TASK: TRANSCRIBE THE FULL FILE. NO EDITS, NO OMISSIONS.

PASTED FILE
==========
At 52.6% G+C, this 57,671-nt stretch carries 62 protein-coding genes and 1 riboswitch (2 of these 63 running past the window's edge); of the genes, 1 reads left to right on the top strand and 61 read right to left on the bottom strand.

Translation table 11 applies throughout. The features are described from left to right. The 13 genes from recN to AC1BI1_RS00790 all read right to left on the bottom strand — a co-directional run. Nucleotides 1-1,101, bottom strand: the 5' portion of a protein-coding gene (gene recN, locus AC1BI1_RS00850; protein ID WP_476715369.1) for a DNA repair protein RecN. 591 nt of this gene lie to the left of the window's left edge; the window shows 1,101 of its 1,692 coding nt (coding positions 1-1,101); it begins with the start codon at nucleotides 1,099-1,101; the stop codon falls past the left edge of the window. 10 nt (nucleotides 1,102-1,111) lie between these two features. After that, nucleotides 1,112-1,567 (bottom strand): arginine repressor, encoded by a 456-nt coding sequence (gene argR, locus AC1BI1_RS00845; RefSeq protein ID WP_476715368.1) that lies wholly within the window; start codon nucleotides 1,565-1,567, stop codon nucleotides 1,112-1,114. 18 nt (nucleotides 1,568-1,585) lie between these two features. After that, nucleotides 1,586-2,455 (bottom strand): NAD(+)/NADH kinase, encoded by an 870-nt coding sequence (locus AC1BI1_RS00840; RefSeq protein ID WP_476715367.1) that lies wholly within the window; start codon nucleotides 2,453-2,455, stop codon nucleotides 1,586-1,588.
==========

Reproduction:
At 52.6% G+C, this 57,671-nt stretch carries 62 protein-coding genes and 1 riboswitch (2 of these 63 running past the window's edge); of the genes, 1 reads left to right on the top strand and 61 read right to left on the bottom strand.

Translation table 11 applies throughout. The features are described from left to right. The 13 genes from recN to AC1BI1_RS00790 all read right to left on the bottom strand — a co-directional run. Nucleotides 1-1,101, bottom strand: the 5' portion of a protein-coding gene (gene recN, locus AC1BI1_RS00850; protein ID WP_476715369.1) for a DNA repair protein RecN. 591 nt of this gene lie to the left of the window's left edge; the window shows 1,101 of its 1,692 coding nt (coding positions 1-1,101); it begins with the start codon at nucleotides 1,099-1,101; the stop codon falls past the left edge of the window. 10 nt (nucleotides 1,102-1,111) lie between these two features. After that, nucleotides 1,112-1,567 (bottom strand): arginine repressor, encoded by a 456-nt coding sequence (gene argR, locus AC1BI1_RS00845; RefSeq protein ID WP_476715368.1) that lies wholly within the window; start codon nucleotides 1,565-1,567, stop codon nucleotides 1,112-1,114. 18 nt (nucleotides 1,568-1,585) lie between these two features. After that, nucleotides 1,586-2,455 (bottom strand): NAD(+)/NADH kinase, encoded by an 870-nt coding sequence (locus AC1BI1_RS00840; RefSeq protein ID WP_476715367.1) that lies wholly within the window; start codon nucleotides 2,453-2,455, stop codon nucleotides 1,586-1,588.